Many celebrate Black History Month in February, and some choose not to. Here’s why black history month should not be ignored.
By virtue of the “White Discomfort” bill and parents’ refusal to teach their children about Black history, Black youngsters are receiving a clear message about where they stand.
I’m grateful to be alive. Several African-American teachers in my high school on Chicago’s South Side. In February, we put forth additional effort by writing plays about some of our favorite Black historical figures. To help us soak up the rich culture of the Black African diaspora, our professors would plan large-scale cultural events, which they would hold in the evenings so that our families could join us.
Who would have guessed, back then, that a growing number of parents and politicians were accusing my instructors of treason?
There have recently been a number of jurisdictions that have taken the lead in limiting the availability of history teachings and books both in the classroom and in libraries. As if going on a school field trip wasn’t enough, a school counselor in Indiana sent a statement to parents allowing them to opt-out of Black history classes.
According to a counselor’s note, white pupils would benefit from studying African-American history. However, parents might choose to opt their children out of the program. Providing parents with the opportunity to opt-out allows such parents to continue to support white supremacy.
Parents of color and indigenous people might be given the same attention, but would the idea of avoiding historical romanticism be laughed at?
Legislation known as “White Discomfort” is being promoted to empower racist parents, supporters, and enablers to further skew education as just another propaganda tool rather than an institution that shapes bright minds for the future. However, the most pressing question is: where was there a way for me to refuse?
Here is how they are responding to the conversation.
It’s heartbreaking to watch white apprehension aimed toward erasing Black excellence. It demonstrates that white children should not be exposed to the joys, successes, setbacks, and challenges of people of color.
However, what does this imply for the children of African-Americans? A Black child’s first impression of white people’s discomfort with their existence and history isn’t good. How does it make them feel that white history and white children are accepted in schools, prominent, and regularly displayed while black history and black children are ignored, concealed from the innocent eyes of white children?
It’s evident that none of this is a fluke. According to an article in the New York Times, the terminology used in various textbooks varies based on the book’s state.
For example, these subtle disparities appeared when discussing non-white narratives or anything that made white people look bad. As a result of all this, white discontent has been building for years in the educational system.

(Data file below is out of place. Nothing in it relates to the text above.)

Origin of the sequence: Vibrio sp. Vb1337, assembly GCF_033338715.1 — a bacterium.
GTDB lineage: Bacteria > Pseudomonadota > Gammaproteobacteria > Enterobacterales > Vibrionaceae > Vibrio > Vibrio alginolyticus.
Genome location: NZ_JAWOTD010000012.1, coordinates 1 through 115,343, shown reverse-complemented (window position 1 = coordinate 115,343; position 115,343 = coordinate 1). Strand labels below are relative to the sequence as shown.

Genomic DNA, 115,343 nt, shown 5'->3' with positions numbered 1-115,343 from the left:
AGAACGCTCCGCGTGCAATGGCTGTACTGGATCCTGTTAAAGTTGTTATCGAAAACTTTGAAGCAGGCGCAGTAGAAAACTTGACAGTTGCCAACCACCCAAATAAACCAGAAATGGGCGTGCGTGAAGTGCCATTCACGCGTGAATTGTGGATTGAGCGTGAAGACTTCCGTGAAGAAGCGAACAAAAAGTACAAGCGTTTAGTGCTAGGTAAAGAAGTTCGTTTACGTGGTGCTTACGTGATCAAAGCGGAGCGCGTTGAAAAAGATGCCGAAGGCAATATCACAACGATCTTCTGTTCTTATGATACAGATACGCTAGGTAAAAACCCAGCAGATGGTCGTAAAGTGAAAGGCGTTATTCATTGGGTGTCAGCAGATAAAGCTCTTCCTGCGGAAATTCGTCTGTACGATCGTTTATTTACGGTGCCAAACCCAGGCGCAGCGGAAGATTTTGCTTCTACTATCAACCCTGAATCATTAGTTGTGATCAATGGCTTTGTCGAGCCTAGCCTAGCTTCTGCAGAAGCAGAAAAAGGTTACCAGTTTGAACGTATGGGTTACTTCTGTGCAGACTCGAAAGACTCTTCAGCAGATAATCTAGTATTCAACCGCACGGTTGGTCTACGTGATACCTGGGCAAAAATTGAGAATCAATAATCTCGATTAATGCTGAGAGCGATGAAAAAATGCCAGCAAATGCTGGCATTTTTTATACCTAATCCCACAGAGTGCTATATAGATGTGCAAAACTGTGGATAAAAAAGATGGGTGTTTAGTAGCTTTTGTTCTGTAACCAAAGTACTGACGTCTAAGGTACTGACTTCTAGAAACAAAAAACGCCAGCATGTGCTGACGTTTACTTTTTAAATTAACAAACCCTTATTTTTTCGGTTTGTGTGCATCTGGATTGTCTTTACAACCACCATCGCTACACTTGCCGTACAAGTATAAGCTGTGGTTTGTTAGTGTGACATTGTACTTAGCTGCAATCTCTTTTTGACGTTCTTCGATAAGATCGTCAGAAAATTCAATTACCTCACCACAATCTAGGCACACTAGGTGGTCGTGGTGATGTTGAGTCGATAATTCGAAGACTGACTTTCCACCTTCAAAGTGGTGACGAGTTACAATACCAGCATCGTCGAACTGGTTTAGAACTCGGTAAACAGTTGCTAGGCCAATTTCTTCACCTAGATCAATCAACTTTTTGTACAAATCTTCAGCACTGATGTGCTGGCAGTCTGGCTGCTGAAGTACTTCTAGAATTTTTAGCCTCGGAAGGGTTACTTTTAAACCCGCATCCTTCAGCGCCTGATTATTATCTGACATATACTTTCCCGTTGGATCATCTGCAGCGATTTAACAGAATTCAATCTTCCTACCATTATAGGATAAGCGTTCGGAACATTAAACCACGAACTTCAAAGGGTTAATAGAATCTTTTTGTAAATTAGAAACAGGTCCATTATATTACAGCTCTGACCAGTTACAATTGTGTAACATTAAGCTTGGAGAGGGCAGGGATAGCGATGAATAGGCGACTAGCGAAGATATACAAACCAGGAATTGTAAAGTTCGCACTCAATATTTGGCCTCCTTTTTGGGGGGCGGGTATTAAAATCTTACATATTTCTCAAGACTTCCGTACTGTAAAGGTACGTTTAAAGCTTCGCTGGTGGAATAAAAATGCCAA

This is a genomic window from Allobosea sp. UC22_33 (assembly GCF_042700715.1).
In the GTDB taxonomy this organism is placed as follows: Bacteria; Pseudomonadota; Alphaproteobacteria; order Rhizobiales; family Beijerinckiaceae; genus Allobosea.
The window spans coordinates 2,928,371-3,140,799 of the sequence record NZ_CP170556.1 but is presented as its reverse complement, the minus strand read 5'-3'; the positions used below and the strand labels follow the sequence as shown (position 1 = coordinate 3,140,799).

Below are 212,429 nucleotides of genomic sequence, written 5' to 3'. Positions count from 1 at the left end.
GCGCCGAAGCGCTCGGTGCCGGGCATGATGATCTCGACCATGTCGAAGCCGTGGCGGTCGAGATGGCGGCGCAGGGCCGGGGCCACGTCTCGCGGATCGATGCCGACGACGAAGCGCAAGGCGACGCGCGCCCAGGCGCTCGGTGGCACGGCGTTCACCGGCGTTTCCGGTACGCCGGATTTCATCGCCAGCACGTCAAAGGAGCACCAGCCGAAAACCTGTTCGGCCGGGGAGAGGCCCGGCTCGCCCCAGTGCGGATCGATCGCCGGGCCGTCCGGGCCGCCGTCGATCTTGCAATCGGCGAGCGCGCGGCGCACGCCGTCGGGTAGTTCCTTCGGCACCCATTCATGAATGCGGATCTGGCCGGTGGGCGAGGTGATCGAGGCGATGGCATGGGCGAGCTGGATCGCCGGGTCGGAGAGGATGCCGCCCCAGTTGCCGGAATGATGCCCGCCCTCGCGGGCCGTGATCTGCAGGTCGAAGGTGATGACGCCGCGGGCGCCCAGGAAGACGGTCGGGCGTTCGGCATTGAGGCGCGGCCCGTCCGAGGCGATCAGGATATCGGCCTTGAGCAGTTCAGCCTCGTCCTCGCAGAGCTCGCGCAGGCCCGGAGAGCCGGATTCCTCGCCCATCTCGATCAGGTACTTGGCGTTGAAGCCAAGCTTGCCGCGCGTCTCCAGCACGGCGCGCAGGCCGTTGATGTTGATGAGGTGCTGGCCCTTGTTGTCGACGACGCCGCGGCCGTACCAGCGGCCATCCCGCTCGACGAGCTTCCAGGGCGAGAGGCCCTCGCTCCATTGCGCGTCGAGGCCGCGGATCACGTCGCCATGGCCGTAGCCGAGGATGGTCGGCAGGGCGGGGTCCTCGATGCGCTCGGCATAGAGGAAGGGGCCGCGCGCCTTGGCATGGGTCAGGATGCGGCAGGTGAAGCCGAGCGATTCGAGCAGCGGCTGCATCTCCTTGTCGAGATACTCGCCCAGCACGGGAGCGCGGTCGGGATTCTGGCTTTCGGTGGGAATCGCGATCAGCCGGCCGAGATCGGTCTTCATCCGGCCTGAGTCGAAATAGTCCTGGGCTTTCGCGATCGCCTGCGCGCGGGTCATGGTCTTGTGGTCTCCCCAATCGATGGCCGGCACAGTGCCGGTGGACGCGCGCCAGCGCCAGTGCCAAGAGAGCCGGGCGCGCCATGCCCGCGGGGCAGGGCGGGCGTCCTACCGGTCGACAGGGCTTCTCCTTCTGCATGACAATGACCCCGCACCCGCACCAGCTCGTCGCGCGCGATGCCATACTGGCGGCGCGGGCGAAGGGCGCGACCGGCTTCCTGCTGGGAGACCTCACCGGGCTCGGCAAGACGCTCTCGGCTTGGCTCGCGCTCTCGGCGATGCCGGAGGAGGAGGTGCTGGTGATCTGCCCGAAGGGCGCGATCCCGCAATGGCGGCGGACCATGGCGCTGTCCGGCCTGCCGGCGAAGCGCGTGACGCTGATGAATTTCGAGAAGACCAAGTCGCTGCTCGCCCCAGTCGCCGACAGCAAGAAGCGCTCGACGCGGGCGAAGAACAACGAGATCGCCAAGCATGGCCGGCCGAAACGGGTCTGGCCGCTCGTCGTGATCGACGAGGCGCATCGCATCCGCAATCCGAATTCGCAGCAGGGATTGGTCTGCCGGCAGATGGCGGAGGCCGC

Still, today parents can publicly proclaim their ignorance and enjoy unending backing from politicians, media pundits, and famous people.
White people aren’t the only ones that suffer from racial prejudice. Similarly, indigenous and POC families have had to put up with their children in classrooms and participate in history courses that romanticize slavery and colonialism.
That’s considered patriotism among white folks. There is a substantial risk of being injured and having our patriotism questioned if Black and POC families continue to resist white supremacy rhetoric in schooling.
My family and I toured Philadelphia to hear a speaker before the outbreak. We made a stop at a comic book shop operated by a black woman and took our 15-month-old son to a public indoor play area as part of our trip.
Although the play area’s design and concept were great, I was uneasy. Our race didn’t make me feel any different from other parents. Because they regarded my child as the first Black child they’d ever seen, I felt uncomfortable with them.
You know the look I’m referring to, right? The youngsters all gave her the look. A face that is equal parts bemused and alarmed. I observed the white children forming tiny clusters and casting their gazes across the room at my daughter.
As soon as the lights were on, the roaches scattered like roaches in a dark room, so I realized I wasn’t projecting at all. Because their parents have no genuine interest in engaging in communities outside of their own, those youngsters acted the way they did.
They will be the face of white discomfort in the future, while my daughter will have to struggle for her own recognition. As a result, those white children’s parents and grandparents will have to answer for their actions and come to terms with their part in preserving white supremacy.
That’s why black history month should not be ignored!